TiZA, a charter school accused of promoting religion in violation of the Constitution, has not reached an agreement with the ACLU.
After years of litigation, the American Civil Liberties Union of Minnesota has reached tentative settlements with two parties in a lawsuit over a metro-area charter school accused of promoting Islam.
The state education commissioner and Islamic Relief USA, an organization that oversees the school, have reached deals with the ACLU, subject to approval by a federal judge.
Among the terms: Islamic Relief will pay the ACLU more than $250,000, and the state will intensify its screening of charter schools to make sure they don't illegally promote religion, according to court documents and an attorney with knowledge of the deals.
The ACLU has argued that both parties were partly responsible for alleged problems at Tarek ibn Ziyad Academy (TiZA), a K-10 school with campuses in Inver Grove Heights and Blaine. In a lawsuit filed in January 2009, the ACLU accused the publicly funded school of promoting religion in violation of the U.S. Constitution, a claim that officials at TiZA have denied.
The ACLU's battle with the school is still raging, and while a settlement conference is slated for Thursday, "The ACLU is many miles away from any settlement with TiZA," said Peter Lancaster, an attorney at the law firm Dorsey & Whitney who has represented the ACLU. "We haven't really been able to agree on anything in the case."
In a written statement issued Monday, a spokesman for TiZA declined to comment on any potential settlement.
Among other terms, Islamic Relief has agreed to pay the ACLU $267,500, according to court documents filed last week.
That payment won't cover the ACLU's legal costs related to Islamic Relief, "but I think the ACLU wants other [charter school] sponsors to know that sponsoring a religious school can be an expensive proposition," Lancaster said.
Islamic Relief, which denies wrongdoing, has agreed not to seek to incorporate in Minnesota, which the out-of-state organization would need to do in order to continue serving as TiZA's authorizer under a new state law. The organization also said that it has secured the cooperation of two witnesses who may testify if the ACLU's claims against TiZA go to trial.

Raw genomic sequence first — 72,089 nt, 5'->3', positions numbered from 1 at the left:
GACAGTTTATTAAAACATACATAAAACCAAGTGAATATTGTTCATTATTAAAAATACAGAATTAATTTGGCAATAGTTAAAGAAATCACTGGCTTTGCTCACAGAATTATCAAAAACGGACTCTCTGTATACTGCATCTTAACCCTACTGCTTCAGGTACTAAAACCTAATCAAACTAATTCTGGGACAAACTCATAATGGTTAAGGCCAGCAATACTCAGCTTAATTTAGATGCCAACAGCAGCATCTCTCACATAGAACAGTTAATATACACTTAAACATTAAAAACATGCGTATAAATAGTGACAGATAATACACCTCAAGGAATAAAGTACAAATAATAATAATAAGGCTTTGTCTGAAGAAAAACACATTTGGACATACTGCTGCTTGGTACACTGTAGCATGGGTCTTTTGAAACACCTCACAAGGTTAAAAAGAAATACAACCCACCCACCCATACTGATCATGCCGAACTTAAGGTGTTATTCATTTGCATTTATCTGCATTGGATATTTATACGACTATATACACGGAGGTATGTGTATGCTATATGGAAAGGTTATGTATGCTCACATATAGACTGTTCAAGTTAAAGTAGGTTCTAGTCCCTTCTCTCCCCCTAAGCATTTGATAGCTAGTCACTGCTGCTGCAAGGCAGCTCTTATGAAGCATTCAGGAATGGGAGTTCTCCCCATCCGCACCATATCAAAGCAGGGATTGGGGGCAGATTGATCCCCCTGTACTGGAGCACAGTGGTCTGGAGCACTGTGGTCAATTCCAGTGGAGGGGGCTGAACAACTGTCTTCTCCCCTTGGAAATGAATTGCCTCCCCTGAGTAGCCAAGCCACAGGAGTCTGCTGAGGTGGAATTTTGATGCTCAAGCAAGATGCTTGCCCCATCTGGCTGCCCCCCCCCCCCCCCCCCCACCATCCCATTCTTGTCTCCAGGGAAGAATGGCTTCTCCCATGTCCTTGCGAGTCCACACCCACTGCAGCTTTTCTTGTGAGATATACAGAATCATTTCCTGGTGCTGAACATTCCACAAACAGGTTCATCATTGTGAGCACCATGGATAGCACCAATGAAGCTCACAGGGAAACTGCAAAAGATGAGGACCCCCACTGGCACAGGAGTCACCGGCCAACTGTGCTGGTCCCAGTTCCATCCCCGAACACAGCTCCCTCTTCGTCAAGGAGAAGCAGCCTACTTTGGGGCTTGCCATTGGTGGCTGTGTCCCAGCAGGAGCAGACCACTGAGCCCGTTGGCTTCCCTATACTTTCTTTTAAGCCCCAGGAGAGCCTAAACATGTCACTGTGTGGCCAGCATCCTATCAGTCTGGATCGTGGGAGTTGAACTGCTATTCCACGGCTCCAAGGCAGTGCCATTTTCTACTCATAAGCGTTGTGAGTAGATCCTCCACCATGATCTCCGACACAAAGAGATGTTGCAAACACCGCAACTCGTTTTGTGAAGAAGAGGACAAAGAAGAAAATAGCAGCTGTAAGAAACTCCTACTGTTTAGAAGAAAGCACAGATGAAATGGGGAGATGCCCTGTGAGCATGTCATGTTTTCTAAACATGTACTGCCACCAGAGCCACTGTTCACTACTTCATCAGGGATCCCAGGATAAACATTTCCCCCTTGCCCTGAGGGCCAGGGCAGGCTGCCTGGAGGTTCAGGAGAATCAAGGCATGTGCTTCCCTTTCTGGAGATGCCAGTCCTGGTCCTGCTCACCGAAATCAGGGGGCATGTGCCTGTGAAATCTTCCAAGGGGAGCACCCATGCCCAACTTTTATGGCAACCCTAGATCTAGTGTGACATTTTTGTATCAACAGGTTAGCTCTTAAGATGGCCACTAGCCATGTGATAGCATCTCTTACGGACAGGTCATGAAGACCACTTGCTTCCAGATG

The ACLU's settlement with state education commissioner Brenda Cassellius is not yet public, but in a motion last week, ACLU attorneys told a judge that the deal "is explicitly conditioned upon the agreement and all of its attachments being made public."
State officials declined to discuss the terms of the agreement on Monday. No money will change hands between the state and the ACLU under the deal, Lancaster said.
The settlement requires state officials to ensure "that what happened in this case won't be repeated," he said. Under the deal, the state will require charter school officials to fill out a questionnaire intended to uncover possible ties between the schools or their lessons and religion, he said.
As part of both settlements, state officials, Islamic Relief and the ACLU also have compiled a list of facts about the case that they believe should not be in dispute, according to court documents.
Some of those facts are supported by records that have been tagged as confidential by TiZA and others, but the ACLU has asked the court to specify that those documents should be public.
The list carries the "power of sunlight," Lancaster argued, adding that, to him, it's the most important part of the settlements. "We think that the school has operated in secrecy for too long," he said.
"When the public or when legislators look at what went wrong in this school, I think it will have an effect on how people look at other charter schools, too," he said.
The assertions that the ACLU wants to broadcast include many already made public in the court record, he said.
The ACLU has argued that the school is "pervasively sectarian," with features ranging from a calendar built around Muslim holidays to an Arabic language curriculum "replete with religious instruction."
Sarah Lemagie • 952-882-9016